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PostPosted: Mon Sep 03, 2012 10:05 pm 
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Location: sarasota,fl
We live in an area with very little wind typically (Sarasota,FL). I still like to go out every weekend all year round (the sun shines here around 350 days/yr).
I have noticed many larger sail boats out sailing even when the winds are very low (<5mph), I have noticed quite a few of those boats have their motor running while they sail, a captain friend of mine calls it motor sailing (he says most everyone does it in low winds on the big boats).

I have a 20 lb 2 hp 4 stroke emergency gas motor on my Tandem Island.
Since I never go out in the gulf without the motor, I thought I would try motor sailing just for the heck of it. I mentioned motor sailing a while back in a posting and a couple people asked me to post video of me motor sailing the TI. Unfortunately I don't have a go-pro so you will have to bear rough cell phone video.

I was out today and there was almost no wind all day, it was blowing it appeared be around 2-4 mph and changing direction quite a bit. I don't know how many have tried to sail a TI in those conditions, but it is a little boring, you typically only go 1-2 mph, and you have to peddle to get that.
With all the sails down and only running the motor I am normally able to get 4.5 to 5mph ( I don't really like to go any slower than that). Now if you look at the video below you will see by opening up the sails (even though there was no wind) I was able to get even more speed, today I think my top speed with the motor on and the main and jib out was around 6 mph (thats with almost no wind at all). The second video shows me trying to sail with the motor turned off, I was able to get 1-2 mph (with both main and jib deployed), and that was about it.
Don't ask me why the boat goes faster when running the motor, and having the sails up, I have no idea why, I just know it works. I guess if it works with pedaling with the sail up it stands to reason, it also works running the motor, and using the sails even though there in no wind.

sailing in no wind with the motor
[youtube]http://www.youtube.com/watch?v=qiK_GM_U9pY&feature=plcp[/youtube]

sailing in no wind without motor
[youtube]http://www.youtube.com/watch?v=zW62S1_RfYQ&feature=channel&list=UL[/youtube]


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PostPosted: Tue Sep 04, 2012 7:40 am 
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fusioneng wrote:
Don't ask me why the boat goes faster when running the motor, and having the sails up, I have no idea why, I just know it works. I guess if it works with pedaling with the sail up it stands to reason, it also works running the motor, and using the sails even though there in no wind.


You are experiencing the effect of "apparent wind" and you really should understand the phenomenon. Here is a good, if overly wordy article:

http://www.sailnet.com/forums/learning-sail-articles/18848-understanding-apparent-wind.html

This paragraph perhaps explains what you experience while motor sailing:

"The fourth point was that when a boat is reaching or beating, the apparent wind is of greater velocity than the true wind. You are, in effect, "making your own wind." In iceboating this is an important part of the resulting high speeds. Some iceboats, for instance, can reach speeds five to six times the speed of the wind and can attain speeds of 120 knots in 24 knots of wind. The faster the boat goes, the higher the wind velocity it creates. Only because of the lack of friction can these high speeds be attained. A normal sailboat is limited in speed by hull resistance, skin friction, and wave-making drag, so it cannot take full advantage of the increased apparent-wind velocity. A planing sailboat is more apt to get up on a high-speed plane while on a reach rather than a run just because of this apparent-wind increase. Even so, the faster a boat is to windward, the more close-winded (able to head close to the wind) it must be. "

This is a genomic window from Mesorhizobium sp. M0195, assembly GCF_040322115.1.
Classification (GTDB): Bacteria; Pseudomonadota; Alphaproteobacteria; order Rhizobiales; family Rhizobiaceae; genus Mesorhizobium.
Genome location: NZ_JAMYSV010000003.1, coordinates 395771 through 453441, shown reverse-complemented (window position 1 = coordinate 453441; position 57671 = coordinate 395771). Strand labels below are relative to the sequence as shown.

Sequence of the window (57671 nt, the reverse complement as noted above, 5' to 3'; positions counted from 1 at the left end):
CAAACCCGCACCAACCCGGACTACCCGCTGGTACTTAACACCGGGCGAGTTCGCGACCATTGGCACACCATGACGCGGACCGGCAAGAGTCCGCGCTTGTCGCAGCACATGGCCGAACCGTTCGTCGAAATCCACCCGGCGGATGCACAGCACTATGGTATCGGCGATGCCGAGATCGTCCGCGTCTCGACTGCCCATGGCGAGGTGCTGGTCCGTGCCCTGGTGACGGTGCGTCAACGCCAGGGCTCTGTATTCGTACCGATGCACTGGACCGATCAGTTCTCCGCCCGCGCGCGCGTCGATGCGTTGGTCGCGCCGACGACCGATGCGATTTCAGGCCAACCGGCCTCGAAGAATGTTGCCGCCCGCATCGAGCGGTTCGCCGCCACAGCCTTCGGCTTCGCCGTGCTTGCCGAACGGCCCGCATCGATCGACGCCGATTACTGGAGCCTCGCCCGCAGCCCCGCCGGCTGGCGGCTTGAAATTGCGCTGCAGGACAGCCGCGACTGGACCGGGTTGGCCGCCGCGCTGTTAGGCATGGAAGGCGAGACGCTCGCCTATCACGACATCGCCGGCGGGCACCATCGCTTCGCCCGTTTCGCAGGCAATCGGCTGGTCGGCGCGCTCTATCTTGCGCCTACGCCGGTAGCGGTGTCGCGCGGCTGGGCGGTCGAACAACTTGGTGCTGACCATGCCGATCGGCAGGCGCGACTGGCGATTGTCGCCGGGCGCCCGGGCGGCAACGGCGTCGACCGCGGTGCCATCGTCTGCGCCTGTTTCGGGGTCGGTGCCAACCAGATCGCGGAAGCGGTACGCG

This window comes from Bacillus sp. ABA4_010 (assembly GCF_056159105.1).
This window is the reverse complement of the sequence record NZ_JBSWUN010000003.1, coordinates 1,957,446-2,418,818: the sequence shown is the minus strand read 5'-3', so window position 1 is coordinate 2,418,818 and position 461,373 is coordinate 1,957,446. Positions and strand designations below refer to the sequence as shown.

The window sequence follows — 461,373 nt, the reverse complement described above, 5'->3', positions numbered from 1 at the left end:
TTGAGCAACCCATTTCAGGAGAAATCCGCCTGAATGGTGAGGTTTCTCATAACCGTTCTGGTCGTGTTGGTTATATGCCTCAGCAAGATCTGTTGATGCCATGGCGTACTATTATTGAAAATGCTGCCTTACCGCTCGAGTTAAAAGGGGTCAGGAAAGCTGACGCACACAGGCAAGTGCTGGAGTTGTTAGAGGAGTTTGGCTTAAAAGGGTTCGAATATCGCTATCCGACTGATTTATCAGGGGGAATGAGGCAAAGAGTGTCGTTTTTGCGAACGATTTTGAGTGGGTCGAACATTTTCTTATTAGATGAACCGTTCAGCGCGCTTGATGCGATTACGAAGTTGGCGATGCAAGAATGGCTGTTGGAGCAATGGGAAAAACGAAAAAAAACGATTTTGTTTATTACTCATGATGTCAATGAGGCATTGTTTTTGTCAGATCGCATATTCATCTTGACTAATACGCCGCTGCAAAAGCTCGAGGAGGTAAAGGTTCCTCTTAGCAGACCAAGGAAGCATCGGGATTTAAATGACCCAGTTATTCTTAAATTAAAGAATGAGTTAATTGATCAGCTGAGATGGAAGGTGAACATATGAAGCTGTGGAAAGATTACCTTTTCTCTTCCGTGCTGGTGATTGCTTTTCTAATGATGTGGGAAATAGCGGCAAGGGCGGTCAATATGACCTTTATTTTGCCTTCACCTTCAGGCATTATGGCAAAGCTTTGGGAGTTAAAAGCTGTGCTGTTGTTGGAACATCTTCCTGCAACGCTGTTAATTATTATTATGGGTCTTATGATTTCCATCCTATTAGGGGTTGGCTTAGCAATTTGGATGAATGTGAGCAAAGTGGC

You are driving the boat fast enough with the motor that the sails are benefiting from the artificial breeze you create. That's the same reason the large cruising boats do it, but the effect is much smaller due to their large displacement and drag...

John Davies
Spokane WA USA


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PostPosted: Sun Sep 09, 2012 11:43 am 
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Can u put up some pics of your motor mount? Thanks.


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PostPosted: Sun Sep 09, 2012 8:25 pm 
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Location: Adelaide, South Australia
And details of the motor please.

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PostPosted: Mon Sep 10, 2012 12:20 pm 
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Location: sarasota,fl
pav:
Sure no problem. I posted all the details on the construction of the motor mount and motor in the Hobie thread The ultimate tandem island (viewtopic.php?f=69&t=33720)

Here is a pic of the motor mount with 100ft of anchor line spooled onto it ( the anchor spool is a recent addition, (just a handy place to spool up the anchor line (up to 150ft of 3/8 nylon rope)).

Image

here is a close up of the motor mounted to the mount
Image

I bought the motor at a place in St Petersburg, Fl called Island hopper outboards. Here is the link (http://www.smalloutboardengines.com/20h ... flage.html)

I have ran that motor on My TI's, an Oasis, and a Revo, with the standard 4 1/2 inch pitch propeller the motor propels all three boats to around 4mph (a factor of the prop pitch (not the size of the boat)). The motor takes the same prop as the Merc 2 1/2 horse and Tohatsu so I put on a 7 inch pitch prop on the motor to try and get more speed on the TI. Unfortunately because it's a large boat, the 7 inch pitch prop can't get to full RPM (horsepower limited) so the best I typically get is around 5mph (The Revo really scoots up to around 8mph). I also have it rigged to run off of those small camper propane bottles (extra hoses and valves). Basically you start the motor on gas then turn on the propane and shut the gas off (pretty simple). I get maybe an hour or two run time per bottle. I have the short shaft version. the motor in this mount is actually a little too shallow in the water, you can hear the prop sucking air once in a while on the video (from being too shallow), but this is more because the motor is off to the side of the hull and when the boat tips (from sailing), it pull the motor up just enough to start skipping, tacking the other side, and straight ahead it's fine.